An Islamic perspective on end of life issues

Report
Compiled by Tehseen Lazzouni
Islamic Speakers Bureau of San Diego
Based on Works by the Islamic Medical Association of North
America (IMANA), Dr. Gamal Badawi, Dr. Saleem Saiyad,
and the Islamic Networks Group
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Islam: “Peace through Submission to God”
Muslim: “One who Submits to God”
Monotheistic Faith following the Abrahamic
tradition
Worldwide Muslim Population: > 1.6 Billion
U.S. Muslim Population: ~7 Million
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God
Angels
Prophets
Holy Books
Day of Judgment
Will of God
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Based on Islamic laws—the Shari’ah—in place
to benefit humans
Major goals of Shari’ah—protection and
preservation of:
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Life
Intellect
Progeny
Property
Religion
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First Principle (from the Qur’an): “Whosoever
saves a human life, saves the life of the whole
mankind.”
Second Principle (from the Hadith): “There is
no disease that God has created, except that He
also has created its treatment.”
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Necessity overrides prohibition
Harm must be removed at every cost if
possible
Accepting the lesser of two harms if both
cannot be avoided
Public interest overrides individual interest
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Muslim patients should be identified as
Muslim
Respect for modesty and privacy
No pork or alcohol
Facilitate daily prayers if possible
Inform patients of their rights; encourage
living will
Explanation of test procedures and treatment
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Allow Imam to visit and pray for patient
Autopsy permitted if necessary
Organ donation permitted within guidelines
Female patient exam in presence of another
female
After death, allow arrangements for Islamic
burial
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The human body is a trust
Obligation to seek a cure
Suicide and active euthanasia prohibited
Patient’s right to know (unless abdicated)
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When death is inevitable, as determined by a
team of physicians, patient should be allowed
to die without unnecessary procedures.
Ongoing medical treatments can be continued.
Mechanical support can be withdrawn.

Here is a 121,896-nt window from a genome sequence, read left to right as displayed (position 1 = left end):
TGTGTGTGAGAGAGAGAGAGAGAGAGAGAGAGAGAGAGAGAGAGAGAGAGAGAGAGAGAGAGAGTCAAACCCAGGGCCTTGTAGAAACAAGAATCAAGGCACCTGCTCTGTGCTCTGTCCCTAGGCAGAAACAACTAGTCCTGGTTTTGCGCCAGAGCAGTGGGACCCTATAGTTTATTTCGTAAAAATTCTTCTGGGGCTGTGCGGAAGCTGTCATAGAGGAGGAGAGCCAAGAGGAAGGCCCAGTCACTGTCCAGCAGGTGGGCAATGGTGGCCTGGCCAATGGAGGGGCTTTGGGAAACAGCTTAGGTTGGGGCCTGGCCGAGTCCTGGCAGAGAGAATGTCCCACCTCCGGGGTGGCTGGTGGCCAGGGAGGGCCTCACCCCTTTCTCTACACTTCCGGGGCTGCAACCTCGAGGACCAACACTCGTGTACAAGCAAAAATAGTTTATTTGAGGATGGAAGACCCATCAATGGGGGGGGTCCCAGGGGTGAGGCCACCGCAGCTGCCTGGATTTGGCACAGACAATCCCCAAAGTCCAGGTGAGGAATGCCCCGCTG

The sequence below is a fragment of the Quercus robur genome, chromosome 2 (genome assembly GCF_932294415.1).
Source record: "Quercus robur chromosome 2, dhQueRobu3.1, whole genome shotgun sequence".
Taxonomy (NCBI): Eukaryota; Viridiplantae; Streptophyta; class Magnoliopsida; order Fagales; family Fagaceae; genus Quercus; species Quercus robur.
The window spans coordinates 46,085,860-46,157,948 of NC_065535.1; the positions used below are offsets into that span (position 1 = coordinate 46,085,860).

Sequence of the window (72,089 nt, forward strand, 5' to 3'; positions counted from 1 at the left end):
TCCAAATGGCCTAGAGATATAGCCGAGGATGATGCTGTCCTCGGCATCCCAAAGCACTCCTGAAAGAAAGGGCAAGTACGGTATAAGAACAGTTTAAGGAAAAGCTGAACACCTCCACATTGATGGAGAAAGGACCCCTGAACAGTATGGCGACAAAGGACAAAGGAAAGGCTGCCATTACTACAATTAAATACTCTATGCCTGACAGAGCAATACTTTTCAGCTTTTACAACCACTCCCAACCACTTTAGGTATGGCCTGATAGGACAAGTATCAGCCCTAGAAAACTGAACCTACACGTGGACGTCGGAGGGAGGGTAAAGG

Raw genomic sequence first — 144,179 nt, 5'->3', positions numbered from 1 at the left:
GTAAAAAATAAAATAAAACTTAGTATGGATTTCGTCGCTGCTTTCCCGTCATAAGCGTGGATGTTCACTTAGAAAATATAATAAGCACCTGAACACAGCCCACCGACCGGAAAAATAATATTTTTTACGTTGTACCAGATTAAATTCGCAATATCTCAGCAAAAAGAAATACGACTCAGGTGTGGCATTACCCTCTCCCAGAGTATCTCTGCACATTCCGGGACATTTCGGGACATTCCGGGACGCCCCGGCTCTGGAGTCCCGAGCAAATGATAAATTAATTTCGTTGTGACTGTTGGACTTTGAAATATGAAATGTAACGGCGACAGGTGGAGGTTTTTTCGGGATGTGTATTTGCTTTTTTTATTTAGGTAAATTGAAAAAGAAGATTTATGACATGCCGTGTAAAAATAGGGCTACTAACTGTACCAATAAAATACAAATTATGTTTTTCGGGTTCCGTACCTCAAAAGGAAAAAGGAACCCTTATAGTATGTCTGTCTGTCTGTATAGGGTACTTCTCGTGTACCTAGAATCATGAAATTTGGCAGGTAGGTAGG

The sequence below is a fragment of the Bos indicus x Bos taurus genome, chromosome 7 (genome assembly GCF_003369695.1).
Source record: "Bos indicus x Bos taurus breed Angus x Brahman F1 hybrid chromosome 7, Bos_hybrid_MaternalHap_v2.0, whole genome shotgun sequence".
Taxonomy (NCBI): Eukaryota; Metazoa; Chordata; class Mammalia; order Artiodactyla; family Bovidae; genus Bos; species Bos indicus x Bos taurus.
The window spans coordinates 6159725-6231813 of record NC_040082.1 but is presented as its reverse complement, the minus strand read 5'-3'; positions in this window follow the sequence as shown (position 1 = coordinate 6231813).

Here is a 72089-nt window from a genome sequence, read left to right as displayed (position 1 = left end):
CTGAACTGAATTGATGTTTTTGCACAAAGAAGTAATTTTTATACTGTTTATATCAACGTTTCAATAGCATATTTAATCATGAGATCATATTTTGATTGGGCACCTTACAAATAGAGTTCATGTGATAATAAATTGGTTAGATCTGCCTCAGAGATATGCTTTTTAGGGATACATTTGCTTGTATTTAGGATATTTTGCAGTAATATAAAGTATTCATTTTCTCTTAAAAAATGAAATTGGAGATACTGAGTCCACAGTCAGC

Patient should be treated with full respect,
comfort measures, and pain control. No
attempt to withhold nutrition & hydration.
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Family should be contacted
Common to have many visitors, even nonrelatives
Qur’anic recitation desired
Muslim patient asked to reaffirm their cardinal
beliefs
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Two Different Views:
Person considered alive; withdrawal of life support
forbidden if endangers life of patient (ING View)
• Should not prolong misery of dying patients; imam
should be included in decision-making process
(IMANA View)
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Death an event under complete control of God
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“No soul can die except by Allah’s permission.”
According to Shari’ah, person considered dead
when either of the following two signs is noted:
Heartbeat and breathing stop completely; doctors
decide these cannot be restarted
• All the functions of brain stop completely; doctors
and specialists confirm this is irreversible and brain
has started to disintegrate
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General consensus on DNRs in Islamic community
is still evolving; decision of medical futility to be
determined by doctors on the case.
In the absence of terminal illness or futile care
situations, the Muslim patient should seek medical
treatment, including resuscitation, until recovery
or stage of terminal illness or vegetative state is
reached.
Encouraged to have a written living will and to be
“full code”—agreement to use all recognized
therapies, given reasonable chance of recovery.
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Patient’s eyes to be closed
Body to be covered
Family may ask for body to be turned so patient can
face Mecca, if possible
Body washed and wrapped in a white cloth before
burial
Burial to take place quickly—no cremation or
embalming
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Two contrasting opinions on organ donation:
• 1. Not allowed—we do not own our bodies
• 2. Allowed and encouraged—great act of charity
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IMANA takes the second opinion: organ donation
allowed under the following conditions:
• If specifically indicated by the deceased in a will or on
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driver’s license
For purpose of saving life
No financial incentive
No cost to donor’s family
No donation of reproductive organs
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